The effect of arm weight support on upper limb muscle synergies during reaching movements
Cheung, Vincent CK
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CitationCoscia, Martina, Vincent CK Cheung, Peppino Tropea, Alexander Koenig, Vito Monaco, Caoimhe Bennis, Silvestro Micera, and Paolo Bonato. 2014. “The effect of arm weight support on upper limb muscle synergies during reaching movements.” Journal of NeuroEngineering and Rehabilitation 11 (1): 22. doi:10.1186/1743-0003-11-22. http://dx.doi.org/10.1186/1743-0003-11-22.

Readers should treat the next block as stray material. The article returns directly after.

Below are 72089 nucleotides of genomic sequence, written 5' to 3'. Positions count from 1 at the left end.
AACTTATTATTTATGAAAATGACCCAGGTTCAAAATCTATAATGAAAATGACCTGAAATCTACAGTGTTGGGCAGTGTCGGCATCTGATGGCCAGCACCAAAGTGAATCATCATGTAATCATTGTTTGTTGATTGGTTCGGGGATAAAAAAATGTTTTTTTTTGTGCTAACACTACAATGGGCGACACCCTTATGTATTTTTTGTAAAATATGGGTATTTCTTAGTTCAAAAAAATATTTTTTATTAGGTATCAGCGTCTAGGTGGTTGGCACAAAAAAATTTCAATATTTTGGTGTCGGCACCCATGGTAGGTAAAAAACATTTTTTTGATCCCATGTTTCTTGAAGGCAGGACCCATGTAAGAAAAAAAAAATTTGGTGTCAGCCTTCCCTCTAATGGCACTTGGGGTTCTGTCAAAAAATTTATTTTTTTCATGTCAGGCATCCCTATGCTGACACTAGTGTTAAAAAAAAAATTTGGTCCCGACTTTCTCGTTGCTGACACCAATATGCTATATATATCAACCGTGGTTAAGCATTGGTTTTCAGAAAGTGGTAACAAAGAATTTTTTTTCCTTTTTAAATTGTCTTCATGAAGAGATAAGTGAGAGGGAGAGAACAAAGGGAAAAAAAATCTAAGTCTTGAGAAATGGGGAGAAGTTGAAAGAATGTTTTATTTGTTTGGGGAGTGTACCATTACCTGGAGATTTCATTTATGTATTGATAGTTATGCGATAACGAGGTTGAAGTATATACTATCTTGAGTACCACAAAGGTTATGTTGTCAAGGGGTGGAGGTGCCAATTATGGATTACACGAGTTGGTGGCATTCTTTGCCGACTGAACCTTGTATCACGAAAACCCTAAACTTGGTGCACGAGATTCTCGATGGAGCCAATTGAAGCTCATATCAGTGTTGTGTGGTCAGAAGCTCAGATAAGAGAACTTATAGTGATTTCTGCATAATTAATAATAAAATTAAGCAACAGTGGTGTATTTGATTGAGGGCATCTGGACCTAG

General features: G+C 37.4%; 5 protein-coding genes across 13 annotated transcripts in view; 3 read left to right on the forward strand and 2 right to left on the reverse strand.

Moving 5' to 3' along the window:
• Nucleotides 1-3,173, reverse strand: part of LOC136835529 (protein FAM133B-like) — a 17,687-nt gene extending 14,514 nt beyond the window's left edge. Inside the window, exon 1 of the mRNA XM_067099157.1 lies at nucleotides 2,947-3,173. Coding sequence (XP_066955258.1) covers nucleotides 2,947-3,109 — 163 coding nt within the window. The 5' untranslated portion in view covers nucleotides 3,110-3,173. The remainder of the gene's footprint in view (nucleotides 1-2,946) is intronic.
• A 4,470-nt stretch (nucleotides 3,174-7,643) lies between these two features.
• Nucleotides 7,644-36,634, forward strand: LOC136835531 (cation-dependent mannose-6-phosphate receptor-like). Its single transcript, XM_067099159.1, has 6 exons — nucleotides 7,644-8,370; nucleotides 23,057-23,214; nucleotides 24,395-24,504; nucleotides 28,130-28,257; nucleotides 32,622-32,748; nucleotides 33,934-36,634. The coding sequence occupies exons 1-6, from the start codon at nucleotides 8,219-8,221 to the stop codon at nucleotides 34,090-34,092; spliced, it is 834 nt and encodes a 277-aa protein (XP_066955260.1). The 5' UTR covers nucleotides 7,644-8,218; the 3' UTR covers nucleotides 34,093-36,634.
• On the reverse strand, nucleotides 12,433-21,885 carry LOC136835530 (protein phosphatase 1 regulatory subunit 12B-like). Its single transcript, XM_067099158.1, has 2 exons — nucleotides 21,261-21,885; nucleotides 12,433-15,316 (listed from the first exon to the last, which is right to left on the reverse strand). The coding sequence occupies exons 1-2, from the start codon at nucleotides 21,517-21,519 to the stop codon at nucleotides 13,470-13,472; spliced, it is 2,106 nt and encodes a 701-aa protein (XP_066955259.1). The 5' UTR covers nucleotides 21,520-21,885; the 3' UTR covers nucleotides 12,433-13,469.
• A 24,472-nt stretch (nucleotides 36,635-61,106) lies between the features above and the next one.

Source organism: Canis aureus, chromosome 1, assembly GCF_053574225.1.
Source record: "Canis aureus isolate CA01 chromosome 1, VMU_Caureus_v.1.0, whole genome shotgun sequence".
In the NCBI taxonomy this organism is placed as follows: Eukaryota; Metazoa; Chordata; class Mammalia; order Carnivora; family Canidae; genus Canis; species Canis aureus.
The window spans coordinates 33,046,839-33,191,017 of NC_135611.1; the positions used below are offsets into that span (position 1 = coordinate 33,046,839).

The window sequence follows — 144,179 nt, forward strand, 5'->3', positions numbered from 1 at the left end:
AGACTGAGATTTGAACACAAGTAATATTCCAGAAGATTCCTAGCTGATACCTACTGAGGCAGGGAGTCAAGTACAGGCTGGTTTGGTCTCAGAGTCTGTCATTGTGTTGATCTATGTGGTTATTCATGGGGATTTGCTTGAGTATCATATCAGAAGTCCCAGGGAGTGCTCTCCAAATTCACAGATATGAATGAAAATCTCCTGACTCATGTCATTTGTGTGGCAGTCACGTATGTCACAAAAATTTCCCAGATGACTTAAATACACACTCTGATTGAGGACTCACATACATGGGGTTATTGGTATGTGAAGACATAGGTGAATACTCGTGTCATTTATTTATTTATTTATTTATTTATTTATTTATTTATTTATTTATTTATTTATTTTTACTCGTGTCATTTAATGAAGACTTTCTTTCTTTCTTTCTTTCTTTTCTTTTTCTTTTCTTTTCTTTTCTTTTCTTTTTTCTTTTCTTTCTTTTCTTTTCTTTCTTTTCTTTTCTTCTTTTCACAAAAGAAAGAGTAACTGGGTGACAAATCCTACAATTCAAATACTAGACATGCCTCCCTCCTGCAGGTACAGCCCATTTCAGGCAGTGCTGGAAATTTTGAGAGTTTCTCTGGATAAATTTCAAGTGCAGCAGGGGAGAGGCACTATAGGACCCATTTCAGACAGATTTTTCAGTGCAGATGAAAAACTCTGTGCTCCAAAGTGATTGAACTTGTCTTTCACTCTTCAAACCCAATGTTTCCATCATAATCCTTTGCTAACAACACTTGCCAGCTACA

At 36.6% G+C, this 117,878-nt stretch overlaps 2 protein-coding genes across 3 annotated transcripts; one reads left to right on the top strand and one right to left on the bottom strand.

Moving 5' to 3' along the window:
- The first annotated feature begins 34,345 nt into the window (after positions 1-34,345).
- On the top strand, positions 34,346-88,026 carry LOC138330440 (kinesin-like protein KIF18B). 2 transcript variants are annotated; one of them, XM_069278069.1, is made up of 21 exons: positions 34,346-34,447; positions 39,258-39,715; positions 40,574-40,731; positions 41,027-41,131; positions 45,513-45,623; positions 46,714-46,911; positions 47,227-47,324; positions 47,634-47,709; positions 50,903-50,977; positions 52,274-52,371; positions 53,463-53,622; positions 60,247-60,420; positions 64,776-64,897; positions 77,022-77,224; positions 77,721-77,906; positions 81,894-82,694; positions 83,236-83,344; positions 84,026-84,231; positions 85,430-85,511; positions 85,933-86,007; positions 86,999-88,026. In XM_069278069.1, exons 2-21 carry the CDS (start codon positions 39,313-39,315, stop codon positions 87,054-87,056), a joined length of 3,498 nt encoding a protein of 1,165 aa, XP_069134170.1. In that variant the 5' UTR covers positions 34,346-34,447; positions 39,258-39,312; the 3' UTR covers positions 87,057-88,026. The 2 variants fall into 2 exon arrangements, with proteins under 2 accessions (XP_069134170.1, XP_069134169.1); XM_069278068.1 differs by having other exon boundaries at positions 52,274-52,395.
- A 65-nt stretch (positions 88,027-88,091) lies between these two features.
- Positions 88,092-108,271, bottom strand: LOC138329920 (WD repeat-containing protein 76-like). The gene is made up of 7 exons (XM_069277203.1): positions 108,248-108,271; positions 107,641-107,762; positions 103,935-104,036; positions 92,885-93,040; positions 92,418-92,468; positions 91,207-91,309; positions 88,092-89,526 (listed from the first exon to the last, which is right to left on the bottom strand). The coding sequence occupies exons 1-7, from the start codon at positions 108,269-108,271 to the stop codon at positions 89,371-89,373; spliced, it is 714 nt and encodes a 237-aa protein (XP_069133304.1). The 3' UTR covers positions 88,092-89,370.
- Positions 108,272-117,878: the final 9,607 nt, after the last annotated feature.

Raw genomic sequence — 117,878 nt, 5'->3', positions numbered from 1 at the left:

AbstractBackground: Compensating for the effect of gravity by providing arm-weight support (WS) is a technique often utilized in the rehabilitation of patients with neurological conditions such as stroke to facilitate the performance of arm movements during therapy. Although it has been shown that, in healthy subjects as well as in stroke survivors, the use of arm WS during the performance of reaching movements leads to a general reduction, as expected, in the level of activation of upper limb muscles, the effects of different levels of WS on the characteristics of the kinematics of motion and of the activity of upper limb muscles have not been thoroughly investigated before. Methods: In this study, we systematically assessed the characteristics of the kinematics of motion and of the activity of 14 upper limb muscles in a group of 9 healthy subjects who performed 3-D arm reaching movements while provided with different levels of arm WS. We studied the hand trajectory and the trunk, shoulder, and elbow joint angular displacement trajectories for different levels of arm WS. Besides, we analyzed the amplitude of the surface electromyographic (EMG) data collected from upper limb muscles and investigated patterns of coordination via the analysis of muscle synergies. Results: The characteristics of the kinematics of motion varied across WS conditions but did not show distinct trends with the level of arm WS. The level of activation of upper limb muscles generally decreased, as expected, with the increase in arm WS. The same eight muscle synergies were identified in all WS conditions. Their level of activation depended on the provided level of arm WS. Conclusions: The analysis of muscle synergies allowed us to identify a modular organization underlying the generation of arm reaching movements that appears to be invariant to the level of arm WS. The results of this study provide a normative dataset for the assessment of the effects of the level of arm WS on muscle synergies in stroke survivors and other patients who could benefit from upper limb rehabilitation with arm WS.
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